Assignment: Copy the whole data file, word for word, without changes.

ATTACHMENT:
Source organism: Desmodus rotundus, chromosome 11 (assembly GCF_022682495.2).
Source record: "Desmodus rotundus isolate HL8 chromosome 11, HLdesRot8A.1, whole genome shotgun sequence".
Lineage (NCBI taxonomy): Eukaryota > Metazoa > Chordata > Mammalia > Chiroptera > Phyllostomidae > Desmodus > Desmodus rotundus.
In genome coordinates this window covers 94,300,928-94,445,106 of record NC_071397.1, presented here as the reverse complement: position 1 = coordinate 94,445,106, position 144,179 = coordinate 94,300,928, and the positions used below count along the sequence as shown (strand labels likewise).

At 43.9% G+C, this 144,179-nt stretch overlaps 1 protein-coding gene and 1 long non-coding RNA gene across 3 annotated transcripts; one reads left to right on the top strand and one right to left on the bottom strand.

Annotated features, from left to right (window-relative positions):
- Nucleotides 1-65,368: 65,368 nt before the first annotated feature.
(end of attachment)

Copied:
Source organism: Desmodus rotundus, chromosome 11 (assembly GCF_022682495.2).
Source record: "Desmodus rotundus isolate HL8 chromosome 11, HLdesRot8A.1, whole genome shotgun sequence".
Lineage (NCBI taxonomy): Eukaryota > Metazoa > Chordata > Mammalia > Chiroptera > Phyllostomidae > Desmodus > Desmodus rotundus.
In genome coordinates this window covers 94,300,928-94,445,106 of record NC_071397.1, presented here as the reverse complement: position 1 = coordinate 94,445,106, position 144,179 = coordinate 94,300,928, and the positions used below count along the sequence as shown (strand labels likewise).

At 43.9% G+C, this 144,179-nt stretch overlaps 1 protein-coding gene and 1 long non-coding RNA gene across 3 annotated transcripts; one reads left to right on the top strand and one right to left on the bottom strand.

Annotated features, from left to right (window-relative positions):
- Nucleotides 1-65,368: 65,368 nt before the first annotated feature.